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The New Orleans "Mafia" Trial: 1891

Who Killed The Chief?, Absent Conspiracy, Missing Witnesses, The First, The Best, And Even The Most Law-abiding

Defendants: Antonio Bagnetto, James Caruso, John Caruso, Loretto Comitz, Rocco Geraci, Bastian Incardona, Joseph P. Macheca, Antonio Marchesi, Gasperi Marchesi, Charles Matranga, Pietro Monasterio, Pietro Natali, Charles Patorno, Charles Pietzo, Emmanuelle Polizzi, Frank Romero, Antonio Scaffidi, Salvatore Sunzeri, and Charles Traina
Crimes Charged: Shooting with intent to murder, lying in wait to murder
Chief Defense Lawyers: Lionel Adams, Charles Butler, John 0. Flynn, Arthur Gastinel, A.D. Henriques, Thomas J. Semmes, and Charles Theard
Chief Prosecutors: W.L. Evans, Charles H. Luzenberg, and James C. Walker
Judge: Joshua G. Baker
Place: New Orleans, Louisiana
Dates of Trial: February 16-March 13, 1891
Verdicts: Scaffidi, Polizzi, and Monasterio: mistrials; Macheca, Matranga, Bagnetto, Incardona, and Antonio and Gasperi Marchesi: not guilty; Natali, Pietzo, Patorno, Sunzeri, and John and James Caruso: charges dismissed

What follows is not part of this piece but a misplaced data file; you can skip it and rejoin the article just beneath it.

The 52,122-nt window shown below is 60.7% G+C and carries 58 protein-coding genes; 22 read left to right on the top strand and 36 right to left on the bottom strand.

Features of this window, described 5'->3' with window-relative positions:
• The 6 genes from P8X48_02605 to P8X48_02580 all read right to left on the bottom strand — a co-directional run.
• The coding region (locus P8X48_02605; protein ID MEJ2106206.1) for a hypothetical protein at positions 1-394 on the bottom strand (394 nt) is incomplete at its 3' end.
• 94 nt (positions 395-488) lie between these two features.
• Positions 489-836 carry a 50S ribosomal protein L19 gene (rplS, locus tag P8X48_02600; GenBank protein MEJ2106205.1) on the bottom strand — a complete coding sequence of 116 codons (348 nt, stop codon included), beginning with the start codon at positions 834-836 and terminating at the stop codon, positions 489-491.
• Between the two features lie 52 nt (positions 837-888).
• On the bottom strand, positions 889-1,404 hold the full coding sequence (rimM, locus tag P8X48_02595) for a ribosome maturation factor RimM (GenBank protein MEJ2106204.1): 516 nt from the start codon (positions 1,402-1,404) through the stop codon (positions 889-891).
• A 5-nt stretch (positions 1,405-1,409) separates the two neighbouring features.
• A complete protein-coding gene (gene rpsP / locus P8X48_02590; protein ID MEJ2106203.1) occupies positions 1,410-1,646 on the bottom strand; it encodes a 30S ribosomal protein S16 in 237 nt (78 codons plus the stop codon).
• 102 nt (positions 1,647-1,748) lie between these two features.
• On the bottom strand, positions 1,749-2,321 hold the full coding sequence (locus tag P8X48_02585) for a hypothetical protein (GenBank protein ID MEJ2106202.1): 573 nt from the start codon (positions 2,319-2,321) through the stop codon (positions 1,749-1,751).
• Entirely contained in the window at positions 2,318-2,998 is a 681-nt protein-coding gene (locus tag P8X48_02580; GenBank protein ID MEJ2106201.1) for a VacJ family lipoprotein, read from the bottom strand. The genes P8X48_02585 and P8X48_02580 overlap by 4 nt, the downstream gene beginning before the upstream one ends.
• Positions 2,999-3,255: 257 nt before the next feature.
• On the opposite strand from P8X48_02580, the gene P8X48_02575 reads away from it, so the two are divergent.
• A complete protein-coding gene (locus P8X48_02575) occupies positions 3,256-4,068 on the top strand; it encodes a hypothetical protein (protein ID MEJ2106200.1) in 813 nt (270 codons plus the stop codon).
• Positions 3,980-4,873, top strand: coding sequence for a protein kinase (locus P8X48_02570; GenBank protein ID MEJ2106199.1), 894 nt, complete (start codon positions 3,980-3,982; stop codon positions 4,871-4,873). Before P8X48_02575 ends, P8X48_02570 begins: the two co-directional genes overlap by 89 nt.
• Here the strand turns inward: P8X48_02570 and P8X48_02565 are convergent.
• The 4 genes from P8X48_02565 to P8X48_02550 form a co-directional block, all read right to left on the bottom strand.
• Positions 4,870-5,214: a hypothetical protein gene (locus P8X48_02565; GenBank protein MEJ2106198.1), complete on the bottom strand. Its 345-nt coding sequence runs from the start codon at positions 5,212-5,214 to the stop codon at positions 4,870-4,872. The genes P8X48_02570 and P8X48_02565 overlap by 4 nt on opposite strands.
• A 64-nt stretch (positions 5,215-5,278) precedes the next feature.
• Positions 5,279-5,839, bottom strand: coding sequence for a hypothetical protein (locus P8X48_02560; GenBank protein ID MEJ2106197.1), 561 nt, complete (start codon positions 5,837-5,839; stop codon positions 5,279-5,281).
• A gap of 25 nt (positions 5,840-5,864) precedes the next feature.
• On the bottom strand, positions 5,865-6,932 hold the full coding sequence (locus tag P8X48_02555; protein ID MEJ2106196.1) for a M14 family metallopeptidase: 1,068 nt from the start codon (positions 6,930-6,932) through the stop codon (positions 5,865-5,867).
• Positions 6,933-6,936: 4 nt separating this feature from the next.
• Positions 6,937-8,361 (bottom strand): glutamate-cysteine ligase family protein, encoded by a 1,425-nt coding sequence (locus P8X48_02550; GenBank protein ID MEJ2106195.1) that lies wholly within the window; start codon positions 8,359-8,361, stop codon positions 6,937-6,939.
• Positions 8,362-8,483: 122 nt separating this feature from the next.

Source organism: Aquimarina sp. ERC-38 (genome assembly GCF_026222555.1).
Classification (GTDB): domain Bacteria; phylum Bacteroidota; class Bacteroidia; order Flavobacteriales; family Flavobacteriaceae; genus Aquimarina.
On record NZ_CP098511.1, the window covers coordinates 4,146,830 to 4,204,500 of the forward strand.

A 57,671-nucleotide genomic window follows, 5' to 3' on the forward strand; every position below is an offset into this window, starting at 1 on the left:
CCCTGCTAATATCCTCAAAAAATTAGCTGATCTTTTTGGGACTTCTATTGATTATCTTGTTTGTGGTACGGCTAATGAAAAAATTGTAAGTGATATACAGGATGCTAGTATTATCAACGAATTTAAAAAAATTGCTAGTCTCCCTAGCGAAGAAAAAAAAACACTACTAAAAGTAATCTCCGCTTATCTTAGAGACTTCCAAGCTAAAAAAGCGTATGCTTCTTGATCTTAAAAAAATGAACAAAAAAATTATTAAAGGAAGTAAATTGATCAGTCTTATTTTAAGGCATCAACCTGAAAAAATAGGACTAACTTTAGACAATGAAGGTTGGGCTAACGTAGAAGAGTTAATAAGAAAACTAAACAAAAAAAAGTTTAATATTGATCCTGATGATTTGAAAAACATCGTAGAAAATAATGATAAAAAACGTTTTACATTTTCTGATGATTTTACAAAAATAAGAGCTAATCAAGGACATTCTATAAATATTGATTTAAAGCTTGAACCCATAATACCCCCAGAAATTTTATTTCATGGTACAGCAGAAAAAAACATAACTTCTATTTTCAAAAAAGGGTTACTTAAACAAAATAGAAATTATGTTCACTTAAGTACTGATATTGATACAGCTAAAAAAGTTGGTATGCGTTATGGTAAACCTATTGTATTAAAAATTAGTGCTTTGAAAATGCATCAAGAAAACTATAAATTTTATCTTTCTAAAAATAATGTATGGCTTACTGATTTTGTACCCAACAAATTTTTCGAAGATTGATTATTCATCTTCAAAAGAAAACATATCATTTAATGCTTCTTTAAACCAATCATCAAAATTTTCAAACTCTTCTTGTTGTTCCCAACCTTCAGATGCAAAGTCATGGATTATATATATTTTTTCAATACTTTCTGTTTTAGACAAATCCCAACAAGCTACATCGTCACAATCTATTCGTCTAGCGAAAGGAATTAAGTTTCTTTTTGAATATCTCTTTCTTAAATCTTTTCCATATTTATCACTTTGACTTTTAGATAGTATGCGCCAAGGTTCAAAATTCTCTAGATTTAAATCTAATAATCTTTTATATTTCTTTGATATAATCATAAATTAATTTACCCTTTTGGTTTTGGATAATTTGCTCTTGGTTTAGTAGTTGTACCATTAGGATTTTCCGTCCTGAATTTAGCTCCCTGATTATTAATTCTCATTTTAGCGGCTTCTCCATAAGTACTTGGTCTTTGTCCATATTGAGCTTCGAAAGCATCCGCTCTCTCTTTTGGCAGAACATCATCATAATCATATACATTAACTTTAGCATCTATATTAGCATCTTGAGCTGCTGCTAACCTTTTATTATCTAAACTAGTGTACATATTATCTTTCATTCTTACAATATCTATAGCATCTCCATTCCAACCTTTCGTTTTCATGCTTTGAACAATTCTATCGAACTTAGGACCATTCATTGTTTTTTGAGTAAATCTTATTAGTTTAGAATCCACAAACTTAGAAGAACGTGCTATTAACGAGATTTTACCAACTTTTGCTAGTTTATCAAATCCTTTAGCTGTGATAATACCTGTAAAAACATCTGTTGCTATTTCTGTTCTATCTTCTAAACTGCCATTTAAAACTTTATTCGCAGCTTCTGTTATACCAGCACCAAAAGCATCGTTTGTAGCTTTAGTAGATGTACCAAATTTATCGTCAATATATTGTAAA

SIGNIFICANCE: The acquittals and mistrial verdicts provoked the worst mass lynching in U.S. history and made the word "Mafia" part of the American vernacular.

On the misty night of October 15, 1890, New Orleans, Louisiana, Police Superintendent David Hennessy was fatally shot in an ambush a block from his home. The dying man's whispers would cause the most controversial trial ever held in New Orleans courts and provoke the most notorious international political incident of the Gilded Age. They would also make "Mafia" a household word in America for the very first time.

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Law Library - American Law and Legal InformationNotable Trials and Court Cases - 1883 to 1917